Serious players should also experiment with the angle of the playfields on their own pinball machines. If you play a lot of games on a specific machine, you'll get used to the timing certain shots need. Especially if you have like an upper flipper, or a loop shot that quickly returns the pinball back to the flippers so you can quickly make another shot. Play enough games and you'll get used to the timing and can hit that particular shot with your eyes closed.
When you play the same model at another location, you usually play worse as your timing is a bit off (this can be as small as a few milliseconds). Each pinball machine is different, its flipper mechanisms can have more plays (wear), weaker or stronger flippers, and the playfield slope can be different. By drastically changing the slope of your own games, you can train yourself to adjust the way you play to different conditions.

Anyway, what are the steps required to level a game correctly ?
In the past I started with the front legs, and then did the back. Since then I have switched this routine and start with the back legs.
You can choose how you do it, but it'll probably depend if you have other games or not.

If you don't have any other pinball machines, if you're a very tall or short person, then start with the front legs. Adjust the height so you feel comfortable reaching the flipper buttons. If they're too high or low it won't play natural.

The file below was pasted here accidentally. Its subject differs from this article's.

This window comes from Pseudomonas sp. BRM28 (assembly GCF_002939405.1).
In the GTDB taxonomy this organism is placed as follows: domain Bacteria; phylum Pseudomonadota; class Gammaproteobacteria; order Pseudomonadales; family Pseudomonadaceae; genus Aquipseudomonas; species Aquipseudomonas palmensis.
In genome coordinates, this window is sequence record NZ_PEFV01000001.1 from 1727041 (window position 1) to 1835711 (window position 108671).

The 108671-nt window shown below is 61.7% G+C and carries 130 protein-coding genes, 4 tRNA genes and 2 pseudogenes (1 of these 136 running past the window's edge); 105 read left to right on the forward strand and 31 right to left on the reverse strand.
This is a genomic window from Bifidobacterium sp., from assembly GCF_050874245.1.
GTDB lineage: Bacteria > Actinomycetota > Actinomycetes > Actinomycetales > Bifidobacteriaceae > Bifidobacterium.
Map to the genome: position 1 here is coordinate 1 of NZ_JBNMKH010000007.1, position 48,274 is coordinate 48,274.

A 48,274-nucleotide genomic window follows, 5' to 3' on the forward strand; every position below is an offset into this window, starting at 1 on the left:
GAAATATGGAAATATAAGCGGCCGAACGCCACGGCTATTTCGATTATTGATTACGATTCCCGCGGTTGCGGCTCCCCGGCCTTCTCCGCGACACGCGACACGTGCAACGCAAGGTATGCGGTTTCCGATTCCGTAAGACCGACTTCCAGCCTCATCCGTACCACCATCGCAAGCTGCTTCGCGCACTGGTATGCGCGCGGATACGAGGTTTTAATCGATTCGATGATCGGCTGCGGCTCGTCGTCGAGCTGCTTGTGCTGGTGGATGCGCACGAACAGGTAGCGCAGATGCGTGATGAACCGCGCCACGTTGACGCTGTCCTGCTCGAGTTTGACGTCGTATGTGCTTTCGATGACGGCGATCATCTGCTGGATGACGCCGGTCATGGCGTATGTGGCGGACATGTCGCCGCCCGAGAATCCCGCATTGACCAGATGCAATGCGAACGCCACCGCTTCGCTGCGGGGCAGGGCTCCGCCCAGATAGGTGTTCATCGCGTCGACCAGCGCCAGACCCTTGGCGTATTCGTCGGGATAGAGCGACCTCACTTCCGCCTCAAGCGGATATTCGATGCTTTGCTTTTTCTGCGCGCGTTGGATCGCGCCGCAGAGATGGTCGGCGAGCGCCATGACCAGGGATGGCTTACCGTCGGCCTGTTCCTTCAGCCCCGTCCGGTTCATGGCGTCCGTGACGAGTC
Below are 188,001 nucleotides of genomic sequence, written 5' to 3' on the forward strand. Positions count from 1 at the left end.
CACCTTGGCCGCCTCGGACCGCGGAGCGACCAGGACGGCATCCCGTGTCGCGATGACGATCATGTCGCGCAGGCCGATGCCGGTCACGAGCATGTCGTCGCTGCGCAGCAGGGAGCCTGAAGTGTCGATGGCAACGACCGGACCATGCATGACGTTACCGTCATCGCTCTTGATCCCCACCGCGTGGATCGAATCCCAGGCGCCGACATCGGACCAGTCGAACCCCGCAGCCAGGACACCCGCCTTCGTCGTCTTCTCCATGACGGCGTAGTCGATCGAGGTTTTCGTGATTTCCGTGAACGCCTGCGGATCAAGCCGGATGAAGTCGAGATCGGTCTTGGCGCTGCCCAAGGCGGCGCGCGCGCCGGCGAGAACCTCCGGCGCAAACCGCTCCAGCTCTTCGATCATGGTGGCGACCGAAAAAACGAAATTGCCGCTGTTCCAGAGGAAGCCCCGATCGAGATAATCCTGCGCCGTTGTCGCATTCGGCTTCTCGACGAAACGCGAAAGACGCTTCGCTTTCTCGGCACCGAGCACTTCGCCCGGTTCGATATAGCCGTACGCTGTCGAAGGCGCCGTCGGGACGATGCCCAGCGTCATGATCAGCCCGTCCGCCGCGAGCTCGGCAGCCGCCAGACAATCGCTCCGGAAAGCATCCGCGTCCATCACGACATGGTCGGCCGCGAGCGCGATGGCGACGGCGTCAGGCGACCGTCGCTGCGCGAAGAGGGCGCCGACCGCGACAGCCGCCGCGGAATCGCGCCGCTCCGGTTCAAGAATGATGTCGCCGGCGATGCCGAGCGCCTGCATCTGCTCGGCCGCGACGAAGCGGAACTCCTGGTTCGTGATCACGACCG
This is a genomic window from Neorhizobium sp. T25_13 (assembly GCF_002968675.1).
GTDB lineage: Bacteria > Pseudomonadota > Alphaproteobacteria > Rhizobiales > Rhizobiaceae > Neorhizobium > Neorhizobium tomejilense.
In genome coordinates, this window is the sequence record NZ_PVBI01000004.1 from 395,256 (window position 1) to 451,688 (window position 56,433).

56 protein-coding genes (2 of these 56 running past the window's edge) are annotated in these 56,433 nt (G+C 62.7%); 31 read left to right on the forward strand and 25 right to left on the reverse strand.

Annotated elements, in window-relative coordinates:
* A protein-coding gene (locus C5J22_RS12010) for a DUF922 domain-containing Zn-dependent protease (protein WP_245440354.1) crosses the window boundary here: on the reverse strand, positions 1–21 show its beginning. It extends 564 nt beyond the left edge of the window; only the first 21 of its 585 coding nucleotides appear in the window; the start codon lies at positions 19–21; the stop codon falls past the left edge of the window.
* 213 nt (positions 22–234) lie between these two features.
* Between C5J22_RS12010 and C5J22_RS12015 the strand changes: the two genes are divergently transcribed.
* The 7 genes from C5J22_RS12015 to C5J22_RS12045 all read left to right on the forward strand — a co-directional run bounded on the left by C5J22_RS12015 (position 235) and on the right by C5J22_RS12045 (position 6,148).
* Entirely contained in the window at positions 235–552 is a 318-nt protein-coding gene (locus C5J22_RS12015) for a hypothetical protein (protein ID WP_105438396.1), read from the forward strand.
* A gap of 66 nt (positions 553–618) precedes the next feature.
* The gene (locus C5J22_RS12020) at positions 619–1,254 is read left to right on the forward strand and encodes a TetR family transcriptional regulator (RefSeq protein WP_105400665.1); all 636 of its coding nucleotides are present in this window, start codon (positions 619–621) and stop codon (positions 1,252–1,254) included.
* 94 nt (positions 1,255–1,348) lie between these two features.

Tall people may find that the front of a game is then too low and prefer to increase the height a bit. Just experiment so you find a position that suits you. Many people that have many pinball machines adjust the front of the games to have the same heigt. This way the position of the flipper buttons (and the way you stand at each game) is always the same.
Once the front is set up, then adjust the back legs (if the levellers can be extended enough) to get the correct playfield angle.

If you have multiple games (of the same brand), you probably want to start with the back legs. Set up the legs so they are similar to the other machines. It may be my OCD, but nothing is nicer than a row of pinball machines where the backboxes all align on the top.
If each machine is half an inch lower or higher, your row of pinball machines will look off.